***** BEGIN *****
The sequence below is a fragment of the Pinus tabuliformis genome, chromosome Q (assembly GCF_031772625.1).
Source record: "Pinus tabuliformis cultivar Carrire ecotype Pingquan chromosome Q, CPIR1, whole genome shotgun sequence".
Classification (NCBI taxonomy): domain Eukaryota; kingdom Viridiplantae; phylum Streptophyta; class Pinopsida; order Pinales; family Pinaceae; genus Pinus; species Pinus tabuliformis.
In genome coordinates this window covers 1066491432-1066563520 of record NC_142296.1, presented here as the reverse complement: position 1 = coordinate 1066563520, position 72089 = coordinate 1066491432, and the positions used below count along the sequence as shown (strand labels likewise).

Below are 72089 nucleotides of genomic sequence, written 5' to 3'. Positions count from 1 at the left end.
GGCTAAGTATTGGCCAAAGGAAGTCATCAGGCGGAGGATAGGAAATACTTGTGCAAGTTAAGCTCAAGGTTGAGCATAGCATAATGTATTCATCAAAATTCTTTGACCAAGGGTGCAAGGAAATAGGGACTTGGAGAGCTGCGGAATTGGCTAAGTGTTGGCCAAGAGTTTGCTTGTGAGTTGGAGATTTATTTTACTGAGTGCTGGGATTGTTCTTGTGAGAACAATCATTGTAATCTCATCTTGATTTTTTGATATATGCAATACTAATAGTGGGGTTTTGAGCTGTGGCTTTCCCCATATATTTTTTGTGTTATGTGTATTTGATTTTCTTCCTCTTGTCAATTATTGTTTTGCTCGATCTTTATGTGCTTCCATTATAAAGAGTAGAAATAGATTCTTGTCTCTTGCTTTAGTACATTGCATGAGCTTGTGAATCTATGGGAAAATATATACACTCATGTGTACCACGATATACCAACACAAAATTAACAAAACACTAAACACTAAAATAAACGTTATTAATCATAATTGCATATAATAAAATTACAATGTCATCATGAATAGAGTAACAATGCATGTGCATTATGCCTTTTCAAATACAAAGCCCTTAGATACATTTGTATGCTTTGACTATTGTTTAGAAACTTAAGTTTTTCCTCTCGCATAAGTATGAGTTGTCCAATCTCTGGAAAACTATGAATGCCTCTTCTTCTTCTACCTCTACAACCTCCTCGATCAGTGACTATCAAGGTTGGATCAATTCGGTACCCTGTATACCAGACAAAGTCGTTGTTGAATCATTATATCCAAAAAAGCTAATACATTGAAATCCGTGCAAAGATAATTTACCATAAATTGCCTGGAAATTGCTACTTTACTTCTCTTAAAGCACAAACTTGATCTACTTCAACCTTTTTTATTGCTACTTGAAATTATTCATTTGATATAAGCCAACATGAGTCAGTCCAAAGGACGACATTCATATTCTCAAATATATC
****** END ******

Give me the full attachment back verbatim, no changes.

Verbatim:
The sequence below is a fragment of the Pinus tabuliformis genome, chromosome Q (assembly GCF_031772625.1).
Source record: "Pinus tabuliformis cultivar Carrire ecotype Pingquan chromosome Q, CPIR1, whole genome shotgun sequence".
Classification (NCBI taxonomy): domain Eukaryota; kingdom Viridiplantae; phylum Streptophyta; class Pinopsida; order Pinales; family Pinaceae; genus Pinus; species Pinus tabuliformis.
In genome coordinates this window covers 1066491432-1066563520 of record NC_142296.1, presented here as the reverse complement: position 1 = coordinate 1066563520, position 72089 = coordinate 1066491432, and the positions used below count along the sequence as shown (strand labels likewise).

Below are 72089 nucleotides of genomic sequence, written 5' to 3'. Positions count from 1 at the left end.
GGCTAAGTATTGGCCAAAGGAAGTCATCAGGCGGAGGATAGGAAATACTTGTGCAAGTTAAGCTCAAGGTTGAGCATAGCATAATGTATTCATCAAAATTCTTTGACCAAGGGTGCAAGGAAATAGGGACTTGGAGAGCTGCGGAATTGGCTAAGTGTTGGCCAAGAGTTTGCTTGTGAGTTGGAGATTTATTTTACTGAGTGCTGGGATTGTTCTTGTGAGAACAATCATTGTAATCTCATCTTGATTTTTTGATATATGCAATACTAATAGTGGGGTTTTGAGCTGTGGCTTTCCCCATATATTTTTTGTGTTATGTGTATTTGATTTTCTTCCTCTTGTCAATTATTGTTTTGCTCGATCTTTATGTGCTTCCATTATAAAGAGTAGAAATAGATTCTTGTCTCTTGCTTTAGTACATTGCATGAGCTTGTGAATCTATGGGAAAATATATACACTCATGTGTACCACGATATACCAACACAAAATTAACAAAACACTAAACACTAAAATAAACGTTATTAATCATAATTGCATATAATAAAATTACAATGTCATCATGAATAGAGTAACAATGCATGTGCATTATGCCTTTTCAAATACAAAGCCCTTAGATACATTTGTATGCTTTGACTATTGTTTAGAAACTTAAGTTTTTCCTCTCGCATAAGTATGAGTTGTCCAATCTCTGGAAAACTATGAATGCCTCTTCTTCTTCTACCTCTACAACCTCCTCGATCAGTGACTATCAAGGTTGGATCAATTCGGTACCCTGTATACCAGACAAAGTCGTTGTTGAATCATTATATCCAAAAAAGCTAATACATTGAAATCCGTGCAAAGATAATTTACCATAAATTGCCTGGAAATTGCTACTTTACTTCTCTTAAAGCACAAACTTGATCTACTTCAACCTTTTTTATTGCTACTTGAAATTATTCATTTGATATAAGCCAACATGAGTCAGTCCAAAGGACGACATTCATATTCTCAAATATATC